Author Archives: Simon Jones

ADoF writing notes: Alpha

With this chapter, it was all about racing to catch up with the publishing schedule, while assaulted on all sides by unavoidable crap things.

So on top of a hectic work schedule, I had a blocked sinus/cold thing which developed into a full-blown migraine, a child with chicken pox, an eye inflammation…you get the idea. Nothing too awful, but lots of things which add up to not really being in quite the right state of mind for writing.

None of this would have mattered if I’d kept up with the 2-3 episode buffer that I started with, and then let immediately erode, such that I’m now writing each week to publish the week after. Not ideal. Hopefully I’ll be able to speed up and build up that buffer again soon. This is the first time I’ve tried episodic releases, and publishing a story before I’ve finished writing it.

It’s kinda nerve-wracking.

Anyway – Alpha is a big one as it connects Kay with another very important character, and starts to bring in what will become the main plot.

Mostly, though, it’s about Kay and her house and parents. It’s about finding out where she comes from, which will go on to inform her actions down the line. Before things really kick off, it’s important to know who she is when things aren’t kicking off.

The cemetery out the back of the house was originally the car park of a supermarket. I went back and forth on that one for a while (they’re more-or-less the same thing, right?), but eventually went for the more gothic option. Not least because my own house has a cemetery right out the back and, you know – write what you know.

Still enjoying dropping in little snippets of information about the different genotypes in this universe. The fun is in presenting it as being utterly normal. It’s that nonchalance which is hopefully making it entertaining and amusing to read.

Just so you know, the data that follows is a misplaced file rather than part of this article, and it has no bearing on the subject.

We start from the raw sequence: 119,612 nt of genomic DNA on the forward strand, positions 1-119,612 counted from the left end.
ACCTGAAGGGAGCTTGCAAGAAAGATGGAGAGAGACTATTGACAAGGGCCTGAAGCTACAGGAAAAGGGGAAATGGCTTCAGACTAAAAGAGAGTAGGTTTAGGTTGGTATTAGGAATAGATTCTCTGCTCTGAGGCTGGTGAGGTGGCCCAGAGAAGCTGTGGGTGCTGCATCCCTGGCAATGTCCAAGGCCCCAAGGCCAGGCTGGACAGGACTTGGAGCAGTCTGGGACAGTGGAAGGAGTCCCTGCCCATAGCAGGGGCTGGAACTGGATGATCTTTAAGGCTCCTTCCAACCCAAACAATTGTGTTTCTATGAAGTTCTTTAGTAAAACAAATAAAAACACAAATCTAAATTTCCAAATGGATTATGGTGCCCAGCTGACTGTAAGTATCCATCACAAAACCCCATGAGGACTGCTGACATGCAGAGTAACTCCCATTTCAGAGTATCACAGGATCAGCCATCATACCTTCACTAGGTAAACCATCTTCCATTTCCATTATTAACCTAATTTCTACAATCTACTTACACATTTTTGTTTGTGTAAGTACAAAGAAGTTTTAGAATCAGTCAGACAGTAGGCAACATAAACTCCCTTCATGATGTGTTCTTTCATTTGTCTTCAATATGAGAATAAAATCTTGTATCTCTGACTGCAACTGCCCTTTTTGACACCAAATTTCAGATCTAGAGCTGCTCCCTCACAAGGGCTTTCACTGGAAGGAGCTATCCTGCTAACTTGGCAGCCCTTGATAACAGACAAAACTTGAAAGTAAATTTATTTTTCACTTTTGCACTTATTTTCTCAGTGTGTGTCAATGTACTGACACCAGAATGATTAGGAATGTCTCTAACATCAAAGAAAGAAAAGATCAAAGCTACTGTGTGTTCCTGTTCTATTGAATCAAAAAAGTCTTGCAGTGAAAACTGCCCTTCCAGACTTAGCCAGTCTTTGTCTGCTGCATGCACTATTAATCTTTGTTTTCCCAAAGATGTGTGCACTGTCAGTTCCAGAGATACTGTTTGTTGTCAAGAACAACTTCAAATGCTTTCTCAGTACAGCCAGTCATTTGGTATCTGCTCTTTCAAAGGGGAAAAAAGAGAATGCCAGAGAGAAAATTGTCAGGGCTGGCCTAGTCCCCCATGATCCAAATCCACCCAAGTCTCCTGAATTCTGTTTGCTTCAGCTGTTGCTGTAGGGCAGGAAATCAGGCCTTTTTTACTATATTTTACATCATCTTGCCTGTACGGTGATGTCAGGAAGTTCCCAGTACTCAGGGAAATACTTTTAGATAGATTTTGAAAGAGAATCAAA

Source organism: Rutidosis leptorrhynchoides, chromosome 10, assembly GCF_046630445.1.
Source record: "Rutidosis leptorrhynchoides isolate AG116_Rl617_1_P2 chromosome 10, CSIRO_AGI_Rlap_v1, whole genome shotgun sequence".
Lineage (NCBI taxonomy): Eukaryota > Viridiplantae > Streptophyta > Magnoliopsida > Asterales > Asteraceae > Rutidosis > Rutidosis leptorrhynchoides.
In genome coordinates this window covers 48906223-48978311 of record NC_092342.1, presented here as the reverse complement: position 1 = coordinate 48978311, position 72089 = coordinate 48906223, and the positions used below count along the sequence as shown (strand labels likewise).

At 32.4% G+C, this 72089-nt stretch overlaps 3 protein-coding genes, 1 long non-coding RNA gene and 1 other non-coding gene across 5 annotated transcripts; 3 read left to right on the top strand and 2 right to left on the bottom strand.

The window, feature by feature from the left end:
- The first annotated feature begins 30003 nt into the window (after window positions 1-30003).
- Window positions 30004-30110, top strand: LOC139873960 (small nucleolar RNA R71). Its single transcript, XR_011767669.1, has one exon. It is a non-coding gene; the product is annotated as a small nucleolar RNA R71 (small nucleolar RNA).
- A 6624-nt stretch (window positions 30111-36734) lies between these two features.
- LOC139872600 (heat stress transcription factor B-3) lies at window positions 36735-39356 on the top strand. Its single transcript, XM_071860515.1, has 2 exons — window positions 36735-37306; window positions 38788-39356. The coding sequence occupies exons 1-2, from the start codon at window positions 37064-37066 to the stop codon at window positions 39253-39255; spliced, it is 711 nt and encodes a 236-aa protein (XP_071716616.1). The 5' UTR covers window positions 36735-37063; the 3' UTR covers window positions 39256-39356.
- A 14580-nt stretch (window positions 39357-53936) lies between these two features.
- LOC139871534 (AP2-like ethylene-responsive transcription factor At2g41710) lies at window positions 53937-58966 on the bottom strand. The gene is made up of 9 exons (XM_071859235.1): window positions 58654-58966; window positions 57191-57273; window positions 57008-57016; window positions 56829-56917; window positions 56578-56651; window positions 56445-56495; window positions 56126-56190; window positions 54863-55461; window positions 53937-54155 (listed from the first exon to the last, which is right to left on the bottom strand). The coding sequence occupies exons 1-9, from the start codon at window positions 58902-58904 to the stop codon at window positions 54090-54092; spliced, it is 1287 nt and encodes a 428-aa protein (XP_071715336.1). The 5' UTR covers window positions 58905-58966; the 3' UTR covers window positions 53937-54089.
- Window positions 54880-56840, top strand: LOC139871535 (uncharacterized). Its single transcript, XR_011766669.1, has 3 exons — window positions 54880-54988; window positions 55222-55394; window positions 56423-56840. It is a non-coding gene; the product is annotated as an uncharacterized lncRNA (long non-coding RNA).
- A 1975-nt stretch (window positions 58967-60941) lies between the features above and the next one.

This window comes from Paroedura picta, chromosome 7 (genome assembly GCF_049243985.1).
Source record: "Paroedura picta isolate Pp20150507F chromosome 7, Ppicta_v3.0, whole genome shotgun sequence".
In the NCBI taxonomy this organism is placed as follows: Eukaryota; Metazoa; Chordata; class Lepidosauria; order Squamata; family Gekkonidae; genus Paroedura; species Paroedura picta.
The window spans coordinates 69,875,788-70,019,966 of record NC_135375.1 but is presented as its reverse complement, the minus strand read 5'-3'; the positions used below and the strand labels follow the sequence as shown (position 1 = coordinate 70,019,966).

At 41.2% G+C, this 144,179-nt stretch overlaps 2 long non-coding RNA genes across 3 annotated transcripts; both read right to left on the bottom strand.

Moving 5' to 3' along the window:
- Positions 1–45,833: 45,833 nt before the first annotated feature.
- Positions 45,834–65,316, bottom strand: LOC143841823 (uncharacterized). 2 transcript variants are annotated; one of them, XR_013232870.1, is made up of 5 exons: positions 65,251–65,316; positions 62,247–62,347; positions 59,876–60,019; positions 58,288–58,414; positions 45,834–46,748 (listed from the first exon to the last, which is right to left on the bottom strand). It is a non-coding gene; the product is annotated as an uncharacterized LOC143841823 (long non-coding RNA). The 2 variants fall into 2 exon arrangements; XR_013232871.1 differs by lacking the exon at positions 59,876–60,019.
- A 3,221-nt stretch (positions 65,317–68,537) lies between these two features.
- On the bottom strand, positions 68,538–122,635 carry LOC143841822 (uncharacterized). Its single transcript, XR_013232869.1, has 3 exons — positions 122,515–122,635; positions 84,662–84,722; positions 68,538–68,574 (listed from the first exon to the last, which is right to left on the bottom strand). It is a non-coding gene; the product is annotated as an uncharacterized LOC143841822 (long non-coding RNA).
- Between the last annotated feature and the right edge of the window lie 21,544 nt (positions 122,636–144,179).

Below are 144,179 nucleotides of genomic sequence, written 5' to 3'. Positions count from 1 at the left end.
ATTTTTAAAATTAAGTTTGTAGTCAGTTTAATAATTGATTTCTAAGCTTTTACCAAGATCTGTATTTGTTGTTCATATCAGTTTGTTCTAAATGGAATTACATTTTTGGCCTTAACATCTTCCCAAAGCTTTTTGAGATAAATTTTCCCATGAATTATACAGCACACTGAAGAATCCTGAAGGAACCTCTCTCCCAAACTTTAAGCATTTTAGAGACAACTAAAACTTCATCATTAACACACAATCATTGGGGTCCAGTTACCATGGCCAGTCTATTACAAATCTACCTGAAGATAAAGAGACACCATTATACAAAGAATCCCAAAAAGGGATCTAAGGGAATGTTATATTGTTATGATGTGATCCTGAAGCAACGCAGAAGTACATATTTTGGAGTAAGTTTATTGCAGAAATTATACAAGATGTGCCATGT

Soundtrack: I listened to Star 6 & 7 8 9 by The Orb while writing this. Ambient electronica is good for writing.

ADoF writing notes: Prey

Action is always easier to write. That’s why the word count on chapter 3, ‘Prey’, is almost double that of the previous two sections.

After the gentle everyday stuff (plus weird science fantasy gubbins) of the first two chapters, this is where we first catch a glimpse of what will become the main plot.

Having every single character be super-powered is an interesting writing challenge. From a social point of view, it results in a society in which powers aren’t special. The culture has already adapted – hence the police are equipped to handle all kinds of convoluted threats.

It also means that sequences such as this one are pretty fun, with different characters countering and negating the abilities of others. This is still a pretty simple introduction to that kind of stuff – I’m intending to have some truly crazy action later in the season.

By this point the anachronistic nature of the setting should be extremely apparent, with familiar elements mixing in with the fantastical stuff. That’s not just there to be contrary: it has purpose.

Soundtrack: Can’t remember what I was listening to when writing this one, so let’s just go with A Change is Gonna Come by Sam Cooke. Listen to it while imagining the whole chapter playing out silently in slow motion. Go on.

ADoF writing notes: Survival of the Fittest

Having the word/phrase definitions at the start of each chapter wasn’t planned as such – it just seemed fun at the start, and I’m now kinda stuck with it, at least until the end of the season. Got to keep some kind of consistency, right?

So there’s the thing: I’m planning this out, loosely, on season arcs. Although I’m mostly writing by the seat of my pants, there is an idea of where this is going. There is direction and purpose.

That’s mainly because unformed stories always reveal themselves. Even the knowledge that writers are making it up as they go can undermine a story’s worth. Novels and movies are inherently completed by the time you see them: when you start reading a novel, you know that it’s been finished, and that it is as the author intended (for better or worse).